Carson Sheriff’s Aero Squadron volunteers |

Carson Sheriff’s Aero Squadron volunteers

Karl Horeis
Cathleen Allison/Nevada Appeal Chuck Saulisberry, left, and Gary Handelin talk about the Carson City Sheriff's Aero Squadron on Wednesday at the Carson City Airport. The squadron is a group of volunteer pilots who provide prisoner transports, surveillance and communication relays.

Not every private pilot has flown with a 250-pound prisoner in leg irons riding in the back seat, but Gary Handelin has. Prisoner transport is just one of his jobs as a volunteer with the Carson City Sheriff’s Department’s Aero Squadron.

“A lot of the prisoners have never flown before,” he said. “They’re usually pretty reserved.”

Handelin is the group’s secretary and treasurer. He was at the airport Wednesday with Chuck Saulisberry, who held that position for more than 20 years.

All members of the squadron are deputized, and most are firearms-certified.

“We’re basically a reserve organization for the Sheriff’s Department,” Handelin said. “If we fly a mission for the Sheriff’s Department, then we’re activated at that time.”

Other than prisoner transport, the squadron does aerial surveillance, helps with searches, and sets up communication relays.

“When they’re searching for somebody on horseback down in a canyon it’s hard for them to contact other ground patrols,” Saulisberry said. “We can talk to all of them from the air and pass messages.”

The group was founded in 1966 under former Sheriff Bob Humphrey. Saulisberry joined in 1967.

“When we started here (at the airport), this was all dirt,” he said, scanning the blacktop. “There were no hangars – we just sort of tied our airplanes down.”

The squadron paid to have their tie-down area paved in 1970. Two years later, members Paul Matthews and Harold Samuelson built the group’s 10-by-20-foot cinderblock building. Their base hosted fly-ins of the Western States Association of Air Squadrons in 1971, ’78, ’84 and ’96.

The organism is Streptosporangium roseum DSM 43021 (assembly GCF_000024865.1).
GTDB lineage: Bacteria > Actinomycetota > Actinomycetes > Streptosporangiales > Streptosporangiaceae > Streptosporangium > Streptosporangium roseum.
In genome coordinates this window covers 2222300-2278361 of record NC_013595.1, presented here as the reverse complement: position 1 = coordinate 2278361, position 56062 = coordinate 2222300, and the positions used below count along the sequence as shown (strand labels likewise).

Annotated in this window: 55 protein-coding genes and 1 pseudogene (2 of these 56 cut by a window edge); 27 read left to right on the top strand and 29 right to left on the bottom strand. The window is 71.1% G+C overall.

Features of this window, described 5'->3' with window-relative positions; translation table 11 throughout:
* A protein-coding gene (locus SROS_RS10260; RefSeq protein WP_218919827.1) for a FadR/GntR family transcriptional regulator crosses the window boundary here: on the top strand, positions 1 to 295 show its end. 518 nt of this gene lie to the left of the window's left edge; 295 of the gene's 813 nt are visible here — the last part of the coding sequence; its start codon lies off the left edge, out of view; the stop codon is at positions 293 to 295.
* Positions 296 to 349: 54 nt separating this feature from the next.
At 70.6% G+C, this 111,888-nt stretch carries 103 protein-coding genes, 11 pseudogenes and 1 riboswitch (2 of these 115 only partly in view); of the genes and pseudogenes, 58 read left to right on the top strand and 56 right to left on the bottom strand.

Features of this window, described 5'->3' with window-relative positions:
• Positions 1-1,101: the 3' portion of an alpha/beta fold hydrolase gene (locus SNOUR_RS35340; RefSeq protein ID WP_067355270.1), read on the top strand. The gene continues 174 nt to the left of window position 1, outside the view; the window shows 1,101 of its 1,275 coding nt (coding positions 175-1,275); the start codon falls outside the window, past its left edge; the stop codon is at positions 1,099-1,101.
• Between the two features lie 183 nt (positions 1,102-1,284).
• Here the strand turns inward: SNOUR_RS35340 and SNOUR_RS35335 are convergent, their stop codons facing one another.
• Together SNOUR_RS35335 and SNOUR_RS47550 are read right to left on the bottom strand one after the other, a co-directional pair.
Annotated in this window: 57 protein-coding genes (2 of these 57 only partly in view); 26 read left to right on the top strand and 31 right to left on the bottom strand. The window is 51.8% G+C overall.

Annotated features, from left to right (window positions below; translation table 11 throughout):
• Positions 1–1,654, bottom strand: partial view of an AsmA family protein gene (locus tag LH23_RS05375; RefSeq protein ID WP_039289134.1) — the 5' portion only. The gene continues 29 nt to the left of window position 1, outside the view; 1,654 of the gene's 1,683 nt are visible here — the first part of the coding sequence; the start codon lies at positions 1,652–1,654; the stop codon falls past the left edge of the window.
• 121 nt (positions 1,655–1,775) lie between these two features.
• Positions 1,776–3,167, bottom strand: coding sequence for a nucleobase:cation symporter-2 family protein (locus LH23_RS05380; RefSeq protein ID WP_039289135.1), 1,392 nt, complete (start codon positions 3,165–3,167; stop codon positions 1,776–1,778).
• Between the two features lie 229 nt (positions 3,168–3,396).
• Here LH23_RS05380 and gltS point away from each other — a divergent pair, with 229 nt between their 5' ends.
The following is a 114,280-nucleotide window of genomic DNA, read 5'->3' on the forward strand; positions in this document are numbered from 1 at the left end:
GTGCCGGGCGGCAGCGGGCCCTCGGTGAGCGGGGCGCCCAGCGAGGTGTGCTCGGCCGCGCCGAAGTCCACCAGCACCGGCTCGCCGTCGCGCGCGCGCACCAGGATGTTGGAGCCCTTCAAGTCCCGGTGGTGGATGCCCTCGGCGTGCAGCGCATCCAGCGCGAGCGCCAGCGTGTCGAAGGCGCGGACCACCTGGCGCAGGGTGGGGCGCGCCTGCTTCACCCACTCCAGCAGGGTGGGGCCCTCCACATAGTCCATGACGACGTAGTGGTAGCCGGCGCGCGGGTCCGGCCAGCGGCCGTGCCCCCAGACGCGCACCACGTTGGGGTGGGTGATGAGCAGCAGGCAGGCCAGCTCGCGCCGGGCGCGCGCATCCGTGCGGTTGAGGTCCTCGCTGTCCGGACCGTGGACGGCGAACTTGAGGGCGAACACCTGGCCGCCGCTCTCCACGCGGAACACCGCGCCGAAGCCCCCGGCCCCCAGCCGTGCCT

The Carson squadron has eight aircraft – three twin-engine planes and five single-engine crafts. Handelin owns a Cessna 206 six-seater, and Saulisberry owns a four-seater Cessna 182 Skylane.

It’s not cheap to keep planes flying. Fuel runs about $2.25 per gallon, and the planes burn from 12 to 15 gallons an hour.

“(Owning a plane) is just a little more expensive than a luxury car,” Handelin said.

The squadron gets compensated for the fuel it uses during missions for the Sheriff’s Department, but that’s it. In the past, they’ve done plane-ride fund-raisers that are open to the public. They plan to offer rides again this summer.

“Originally, I think it was to raise funds for equipment, but now we give all the money back to the community,” Handelin said. The squadron has donated more than $20,000 since 1966 – mostly to the Boys & Girls Club and Special Olympics.

The group meets on the second Wednesday of every month in the lounge at El Aero Services, Inc.

“We’re always looking for members,” Saulisberry said. “Ideally, pilots with aircraft.”

For information, call Handelin at 888-4414. The aero squadron’s Web site,, is under construction.

Contact Karl Horeis at or 881-1219.